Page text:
Note the open disdain Henninger has for the idea of an economic recovery, and how he claims that even if job creation works, it will be the wrong kind of recovery. Andn that even if the unemployment rate falls it will be because Obama ruined America in the process. (i.e. Turned it into France.) Henninger would clearly prefer Obama get blamed for continued high unemployed "next November and then in the next presidential election."
It seems obvious that Henninger doesn't really care about people today who are unemployed, and in fact, because of his partisan blinders, he'd actually prefer that people remain unemployed so he can writes columns slamming Obama.
Me? I just wish conservatives would stop rooting against America.
Fox News just ran a segment on public relations superpower Burson-Marsteller's receipt of federal stimulus contracts for their work on a campaign to raise public awareness of the national switch from analog to digital television. During her discussion with Douglas Schoen - who used to work with B-M head and former Clinton pollster Mark Penn -- and National Review's Rich Lowry, Fox News anchor Martha MacCallum commented that "people say" "so this is a place that needs $6 million in stimulus to save three jobs?":
Luckily for MacCallum, there's someone within the Fox News family itself who may be able to answer her question: Fox News contributor Dana Perino, whose day job is Chief Issues Counselor for Burson-Marsteller. Perino has no trouble using her Fox News platform to defend her former boss, President Bush; surely she'd have no qualms about defending her current one.
I would really like to visit whatever planet it is that NewsBuster Brent Baker calls home. It sounds like an interesting place -- not only is there no climate change, but on Baker's planet acts of wanton criminality are "laudatory" feats that deserve copious amounts of praise.
At least, that's the story Baker told this morning as he attacked the ABC and CBS evening newscasts for "discount[ing] the scientific relevance of the admissions and obfuscations displayed in the ClimateGate e-mails." According to Baker: "The two networks, however, painted the 'stolen' e-mails not as laudatory whistle-blowing, but as an unwanted impediment to the left's global warming agenda."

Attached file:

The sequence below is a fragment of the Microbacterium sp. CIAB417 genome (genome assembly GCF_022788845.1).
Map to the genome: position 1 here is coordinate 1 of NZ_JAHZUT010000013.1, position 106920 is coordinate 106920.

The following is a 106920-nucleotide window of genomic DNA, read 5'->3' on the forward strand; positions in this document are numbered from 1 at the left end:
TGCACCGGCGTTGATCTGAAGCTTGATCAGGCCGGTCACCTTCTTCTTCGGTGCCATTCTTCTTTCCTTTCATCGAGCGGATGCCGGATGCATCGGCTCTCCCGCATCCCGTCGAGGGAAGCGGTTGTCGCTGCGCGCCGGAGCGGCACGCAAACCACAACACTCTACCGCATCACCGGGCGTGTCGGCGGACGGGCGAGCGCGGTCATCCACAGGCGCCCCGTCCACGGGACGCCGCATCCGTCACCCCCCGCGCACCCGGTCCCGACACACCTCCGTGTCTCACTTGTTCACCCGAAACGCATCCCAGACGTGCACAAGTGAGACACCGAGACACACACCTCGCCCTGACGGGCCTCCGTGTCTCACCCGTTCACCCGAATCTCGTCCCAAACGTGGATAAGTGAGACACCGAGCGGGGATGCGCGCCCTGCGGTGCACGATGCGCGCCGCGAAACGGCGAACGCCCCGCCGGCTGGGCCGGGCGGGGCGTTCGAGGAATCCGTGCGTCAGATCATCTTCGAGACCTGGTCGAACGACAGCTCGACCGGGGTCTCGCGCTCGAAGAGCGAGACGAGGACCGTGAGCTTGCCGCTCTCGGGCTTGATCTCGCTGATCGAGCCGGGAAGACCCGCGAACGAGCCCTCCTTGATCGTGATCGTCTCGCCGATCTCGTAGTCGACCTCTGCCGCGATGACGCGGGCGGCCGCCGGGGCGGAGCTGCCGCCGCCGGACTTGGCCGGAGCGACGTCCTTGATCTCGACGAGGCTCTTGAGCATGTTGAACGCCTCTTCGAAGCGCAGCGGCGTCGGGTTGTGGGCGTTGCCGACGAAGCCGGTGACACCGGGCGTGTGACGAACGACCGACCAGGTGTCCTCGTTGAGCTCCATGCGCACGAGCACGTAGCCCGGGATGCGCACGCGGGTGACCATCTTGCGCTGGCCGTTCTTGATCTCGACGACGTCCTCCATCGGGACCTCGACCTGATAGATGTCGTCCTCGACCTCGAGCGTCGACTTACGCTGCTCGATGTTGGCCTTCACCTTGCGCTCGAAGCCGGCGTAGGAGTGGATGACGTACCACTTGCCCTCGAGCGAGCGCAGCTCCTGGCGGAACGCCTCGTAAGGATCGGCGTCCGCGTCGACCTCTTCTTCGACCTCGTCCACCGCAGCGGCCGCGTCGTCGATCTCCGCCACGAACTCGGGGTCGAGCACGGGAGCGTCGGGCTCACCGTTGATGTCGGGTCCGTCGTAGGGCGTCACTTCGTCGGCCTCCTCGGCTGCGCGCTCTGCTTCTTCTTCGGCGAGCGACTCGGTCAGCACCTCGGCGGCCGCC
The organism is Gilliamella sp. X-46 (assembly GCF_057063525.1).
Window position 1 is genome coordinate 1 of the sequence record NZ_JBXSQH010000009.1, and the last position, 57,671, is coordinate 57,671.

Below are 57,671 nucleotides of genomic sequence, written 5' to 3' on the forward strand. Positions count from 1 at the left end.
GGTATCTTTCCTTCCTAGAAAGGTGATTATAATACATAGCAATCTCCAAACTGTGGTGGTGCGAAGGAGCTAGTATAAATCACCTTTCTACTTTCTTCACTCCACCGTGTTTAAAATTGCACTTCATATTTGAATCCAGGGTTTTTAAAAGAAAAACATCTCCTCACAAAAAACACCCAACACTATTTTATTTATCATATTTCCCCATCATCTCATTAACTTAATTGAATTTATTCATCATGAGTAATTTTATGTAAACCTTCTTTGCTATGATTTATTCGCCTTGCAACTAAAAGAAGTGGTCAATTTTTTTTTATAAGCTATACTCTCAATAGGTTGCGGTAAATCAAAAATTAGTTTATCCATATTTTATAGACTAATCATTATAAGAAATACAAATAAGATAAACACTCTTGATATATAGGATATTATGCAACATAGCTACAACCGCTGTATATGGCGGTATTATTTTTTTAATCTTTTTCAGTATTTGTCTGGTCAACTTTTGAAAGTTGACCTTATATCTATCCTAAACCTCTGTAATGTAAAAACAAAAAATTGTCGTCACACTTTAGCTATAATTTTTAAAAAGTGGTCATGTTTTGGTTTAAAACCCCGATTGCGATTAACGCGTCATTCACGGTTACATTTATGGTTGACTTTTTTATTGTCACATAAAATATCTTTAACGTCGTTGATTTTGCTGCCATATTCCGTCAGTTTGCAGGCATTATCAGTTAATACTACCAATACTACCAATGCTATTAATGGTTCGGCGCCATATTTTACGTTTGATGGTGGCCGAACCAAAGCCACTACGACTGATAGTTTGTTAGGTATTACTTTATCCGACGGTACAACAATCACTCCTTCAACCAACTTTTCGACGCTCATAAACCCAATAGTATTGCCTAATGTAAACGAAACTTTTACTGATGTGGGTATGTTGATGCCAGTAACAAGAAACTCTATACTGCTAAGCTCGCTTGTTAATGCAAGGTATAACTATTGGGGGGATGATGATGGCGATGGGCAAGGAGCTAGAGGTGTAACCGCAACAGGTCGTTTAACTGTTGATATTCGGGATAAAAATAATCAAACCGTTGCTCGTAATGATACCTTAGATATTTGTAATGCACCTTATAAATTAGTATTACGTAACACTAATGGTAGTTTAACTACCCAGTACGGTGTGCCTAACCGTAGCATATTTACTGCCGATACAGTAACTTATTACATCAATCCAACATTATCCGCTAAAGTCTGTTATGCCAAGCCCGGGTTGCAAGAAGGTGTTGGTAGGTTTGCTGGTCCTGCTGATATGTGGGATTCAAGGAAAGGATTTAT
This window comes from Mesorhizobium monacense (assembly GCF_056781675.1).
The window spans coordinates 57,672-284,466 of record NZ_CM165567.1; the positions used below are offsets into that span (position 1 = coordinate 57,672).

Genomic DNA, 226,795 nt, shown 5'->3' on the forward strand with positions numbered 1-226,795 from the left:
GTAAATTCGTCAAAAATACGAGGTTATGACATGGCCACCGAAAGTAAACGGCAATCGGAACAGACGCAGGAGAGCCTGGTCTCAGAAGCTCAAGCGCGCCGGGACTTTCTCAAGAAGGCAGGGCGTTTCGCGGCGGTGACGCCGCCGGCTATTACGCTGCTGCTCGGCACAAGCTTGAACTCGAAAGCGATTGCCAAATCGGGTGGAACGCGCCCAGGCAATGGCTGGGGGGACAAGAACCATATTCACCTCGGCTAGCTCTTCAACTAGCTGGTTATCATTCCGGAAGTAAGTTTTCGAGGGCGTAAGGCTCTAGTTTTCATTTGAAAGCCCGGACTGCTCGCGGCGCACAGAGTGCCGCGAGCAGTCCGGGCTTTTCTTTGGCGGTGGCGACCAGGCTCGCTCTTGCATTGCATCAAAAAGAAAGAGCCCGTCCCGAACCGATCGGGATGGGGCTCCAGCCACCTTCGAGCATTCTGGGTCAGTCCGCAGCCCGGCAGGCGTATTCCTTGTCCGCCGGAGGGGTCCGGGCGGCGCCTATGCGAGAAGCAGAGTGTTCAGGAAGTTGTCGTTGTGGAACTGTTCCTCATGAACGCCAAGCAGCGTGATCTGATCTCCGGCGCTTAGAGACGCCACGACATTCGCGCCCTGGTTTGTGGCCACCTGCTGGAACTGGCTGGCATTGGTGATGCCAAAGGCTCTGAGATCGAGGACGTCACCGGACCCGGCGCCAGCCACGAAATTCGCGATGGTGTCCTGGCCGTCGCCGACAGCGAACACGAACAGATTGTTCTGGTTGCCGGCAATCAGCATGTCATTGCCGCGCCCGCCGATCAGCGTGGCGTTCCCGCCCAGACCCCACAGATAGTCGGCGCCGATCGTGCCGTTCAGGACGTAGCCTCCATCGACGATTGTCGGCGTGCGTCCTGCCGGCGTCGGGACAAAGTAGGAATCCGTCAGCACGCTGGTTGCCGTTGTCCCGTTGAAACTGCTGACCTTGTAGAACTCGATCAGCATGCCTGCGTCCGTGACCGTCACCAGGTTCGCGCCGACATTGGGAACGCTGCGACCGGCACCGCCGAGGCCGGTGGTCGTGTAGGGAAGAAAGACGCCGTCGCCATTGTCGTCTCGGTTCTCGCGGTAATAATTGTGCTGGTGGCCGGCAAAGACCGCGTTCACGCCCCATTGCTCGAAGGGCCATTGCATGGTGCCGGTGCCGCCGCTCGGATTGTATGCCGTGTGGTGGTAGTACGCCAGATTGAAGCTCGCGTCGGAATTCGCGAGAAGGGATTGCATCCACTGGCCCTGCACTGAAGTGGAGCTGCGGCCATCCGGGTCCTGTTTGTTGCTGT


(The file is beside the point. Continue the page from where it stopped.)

Let's consider that sentence for a moment -- Brent Baker, one of the premiere media critics on the right, considers hackers who illegally broke into e-mail servers at the University of East Anglia and stole several thousand e-mail messages to be "whistleblowers," and he wanted ABC and CBS to praise these criminals for their "laudatory" actions.
Once again, Brent Baker, media critic, praises criminals and wants the media to do the same. This isn't media criticism. This isn't even sane.
So yeah, book me a seat on the next rocket ship to the Bakersphere. That's an alternate reality I'm curious to explore.
In support of health care reform, SEIU's website recently highlighted the case of Karlyn Zimbelman, an American who received successful medical treatment abroad because she couldn't foot the $40,000 bill for hip replacement surgery she would have been forced to pay in the United States. And so, she went to India, where the surgery and 13 days of medical care cost her $12,500 -- $16,500 with travel and other costs.
Beck ran parts of a video testimonial from Ms. Zimbelman, who had the audacity to say the following: "I think the American health care system is excellent, but I just think it's so expensive. Where's the money going?" Beck then offered the following explanation of the cost differential (emphasis added):
The best I can figure is all that money goes to high-tech hospitals and doctors who studied at Harvard rather than Gajra Raja medical school. Oh sure, yeah, you know, it's weird. You can buy a Gucci bag on any New York street corner for like four bucks. No different than the 3,000 dollar real thing. They're identical!